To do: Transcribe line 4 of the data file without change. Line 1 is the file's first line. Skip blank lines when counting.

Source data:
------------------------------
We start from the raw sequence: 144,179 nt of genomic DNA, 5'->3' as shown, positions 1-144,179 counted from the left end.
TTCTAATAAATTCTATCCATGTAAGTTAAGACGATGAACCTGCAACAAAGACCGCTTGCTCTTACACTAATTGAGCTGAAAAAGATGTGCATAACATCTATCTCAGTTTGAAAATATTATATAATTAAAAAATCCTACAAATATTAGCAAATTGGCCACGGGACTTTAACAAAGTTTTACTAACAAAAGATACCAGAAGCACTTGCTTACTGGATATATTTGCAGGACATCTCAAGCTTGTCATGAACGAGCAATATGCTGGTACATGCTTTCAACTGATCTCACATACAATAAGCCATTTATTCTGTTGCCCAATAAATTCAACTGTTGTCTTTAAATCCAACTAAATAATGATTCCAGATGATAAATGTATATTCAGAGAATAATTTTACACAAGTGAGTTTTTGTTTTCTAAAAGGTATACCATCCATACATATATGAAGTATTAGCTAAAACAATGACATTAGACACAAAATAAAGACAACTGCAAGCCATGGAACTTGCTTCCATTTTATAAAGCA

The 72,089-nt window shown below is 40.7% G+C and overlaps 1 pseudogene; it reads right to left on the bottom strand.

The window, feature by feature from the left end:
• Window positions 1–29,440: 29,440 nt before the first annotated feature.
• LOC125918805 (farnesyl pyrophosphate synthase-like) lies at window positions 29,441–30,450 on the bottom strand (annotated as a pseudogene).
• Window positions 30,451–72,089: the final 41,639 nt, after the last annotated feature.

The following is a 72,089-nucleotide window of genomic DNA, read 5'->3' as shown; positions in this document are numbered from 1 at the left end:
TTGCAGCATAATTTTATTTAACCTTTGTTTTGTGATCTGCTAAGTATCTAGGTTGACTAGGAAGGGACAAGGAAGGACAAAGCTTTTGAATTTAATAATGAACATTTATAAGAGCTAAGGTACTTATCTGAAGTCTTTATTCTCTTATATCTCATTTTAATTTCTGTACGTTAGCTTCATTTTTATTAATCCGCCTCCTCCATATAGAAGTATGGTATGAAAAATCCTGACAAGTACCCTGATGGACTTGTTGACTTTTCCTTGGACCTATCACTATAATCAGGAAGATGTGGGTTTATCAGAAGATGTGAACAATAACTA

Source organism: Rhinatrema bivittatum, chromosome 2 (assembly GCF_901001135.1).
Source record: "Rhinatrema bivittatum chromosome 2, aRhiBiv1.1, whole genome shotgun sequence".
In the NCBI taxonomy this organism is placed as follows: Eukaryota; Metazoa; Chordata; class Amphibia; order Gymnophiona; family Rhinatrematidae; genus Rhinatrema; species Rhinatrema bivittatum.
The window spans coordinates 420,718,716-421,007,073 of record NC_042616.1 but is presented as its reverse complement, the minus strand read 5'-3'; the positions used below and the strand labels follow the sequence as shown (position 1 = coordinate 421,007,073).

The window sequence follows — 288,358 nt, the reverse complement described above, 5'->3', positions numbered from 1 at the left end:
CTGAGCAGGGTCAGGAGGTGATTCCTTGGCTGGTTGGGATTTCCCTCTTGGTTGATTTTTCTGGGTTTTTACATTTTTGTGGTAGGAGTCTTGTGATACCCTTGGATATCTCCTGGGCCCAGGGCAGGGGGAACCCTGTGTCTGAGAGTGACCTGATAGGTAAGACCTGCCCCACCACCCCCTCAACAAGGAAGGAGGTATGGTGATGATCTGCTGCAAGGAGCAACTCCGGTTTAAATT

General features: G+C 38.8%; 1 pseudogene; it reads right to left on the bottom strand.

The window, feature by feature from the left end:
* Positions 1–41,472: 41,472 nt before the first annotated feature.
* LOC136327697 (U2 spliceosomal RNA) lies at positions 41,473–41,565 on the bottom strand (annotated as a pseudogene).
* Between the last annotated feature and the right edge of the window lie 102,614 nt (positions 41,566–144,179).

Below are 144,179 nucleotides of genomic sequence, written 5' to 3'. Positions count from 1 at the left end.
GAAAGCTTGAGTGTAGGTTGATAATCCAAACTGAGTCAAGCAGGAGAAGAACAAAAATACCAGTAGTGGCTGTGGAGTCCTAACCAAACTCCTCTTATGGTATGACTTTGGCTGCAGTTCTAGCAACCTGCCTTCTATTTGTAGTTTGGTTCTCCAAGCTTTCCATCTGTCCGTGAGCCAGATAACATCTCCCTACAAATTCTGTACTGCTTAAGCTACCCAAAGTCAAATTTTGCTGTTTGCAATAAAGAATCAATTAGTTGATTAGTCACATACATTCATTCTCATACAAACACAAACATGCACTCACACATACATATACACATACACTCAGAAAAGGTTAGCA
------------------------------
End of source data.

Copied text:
The window, feature by feature from the left end: